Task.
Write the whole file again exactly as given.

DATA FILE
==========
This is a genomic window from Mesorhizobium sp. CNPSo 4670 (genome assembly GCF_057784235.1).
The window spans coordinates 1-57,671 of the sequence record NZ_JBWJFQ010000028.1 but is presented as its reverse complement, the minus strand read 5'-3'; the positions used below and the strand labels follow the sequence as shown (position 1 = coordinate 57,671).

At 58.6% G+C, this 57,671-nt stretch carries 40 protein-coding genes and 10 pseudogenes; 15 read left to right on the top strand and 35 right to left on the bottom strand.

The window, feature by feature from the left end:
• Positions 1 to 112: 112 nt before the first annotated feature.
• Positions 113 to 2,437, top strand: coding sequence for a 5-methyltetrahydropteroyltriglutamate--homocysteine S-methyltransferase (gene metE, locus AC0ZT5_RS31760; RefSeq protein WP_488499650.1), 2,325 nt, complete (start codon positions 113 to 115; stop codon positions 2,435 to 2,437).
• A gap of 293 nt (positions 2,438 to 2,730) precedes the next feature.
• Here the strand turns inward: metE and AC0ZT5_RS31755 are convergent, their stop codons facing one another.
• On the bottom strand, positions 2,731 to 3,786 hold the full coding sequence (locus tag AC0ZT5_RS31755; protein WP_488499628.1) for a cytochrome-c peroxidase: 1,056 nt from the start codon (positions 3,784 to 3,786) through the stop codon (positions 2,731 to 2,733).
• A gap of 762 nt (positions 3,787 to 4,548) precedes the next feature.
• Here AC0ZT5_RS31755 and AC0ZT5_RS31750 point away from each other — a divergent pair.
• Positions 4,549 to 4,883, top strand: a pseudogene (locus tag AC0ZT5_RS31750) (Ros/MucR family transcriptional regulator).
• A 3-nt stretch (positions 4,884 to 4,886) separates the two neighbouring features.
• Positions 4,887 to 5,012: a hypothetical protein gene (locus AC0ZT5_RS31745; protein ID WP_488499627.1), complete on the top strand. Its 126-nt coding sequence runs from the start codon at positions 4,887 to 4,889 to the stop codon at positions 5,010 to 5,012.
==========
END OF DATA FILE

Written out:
This is a genomic window from Mesorhizobium sp. CNPSo 4670 (genome assembly GCF_057784235.1).
The window spans coordinates 1-57,671 of the sequence record NZ_JBWJFQ010000028.1 but is presented as its reverse complement, the minus strand read 5'-3'; the positions used below and the strand labels follow the sequence as shown (position 1 = coordinate 57,671).

At 58.6% G+C, this 57,671-nt stretch carries 40 protein-coding genes and 10 pseudogenes; 15 read left to right on the top strand and 35 right to left on the bottom strand.

The window, feature by feature from the left end:
• Positions 1 to 112: 112 nt before the first annotated feature.
• Positions 113 to 2,437, top strand: coding sequence for a 5-methyltetrahydropteroyltriglutamate--homocysteine S-methyltransferase (gene metE, locus AC0ZT5_RS31760; RefSeq protein WP_488499650.1), 2,325 nt, complete (start codon positions 113 to 115; stop codon positions 2,435 to 2,437).
• A gap of 293 nt (positions 2,438 to 2,730) precedes the next feature.
• Here the strand turns inward: metE and AC0ZT5_RS31755 are convergent, their stop codons facing one another.
• On the bottom strand, positions 2,731 to 3,786 hold the full coding sequence (locus tag AC0ZT5_RS31755; protein WP_488499628.1) for a cytochrome-c peroxidase: 1,056 nt from the start codon (positions 3,784 to 3,786) through the stop codon (positions 2,731 to 2,733).
• A gap of 762 nt (positions 3,787 to 4,548) precedes the next feature.
• Here AC0ZT5_RS31755 and AC0ZT5_RS31750 point away from each other — a divergent pair.
• Positions 4,549 to 4,883, top strand: a pseudogene (locus tag AC0ZT5_RS31750) (Ros/MucR family transcriptional regulator).
• A 3-nt stretch (positions 4,884 to 4,886) separates the two neighbouring features.
• Positions 4,887 to 5,012: a hypothetical protein gene (locus AC0ZT5_RS31745; protein ID WP_488499627.1), complete on the top strand. Its 126-nt coding sequence runs from the start codon at positions 4,887 to 4,889 to the stop codon at positions 5,010 to 5,012.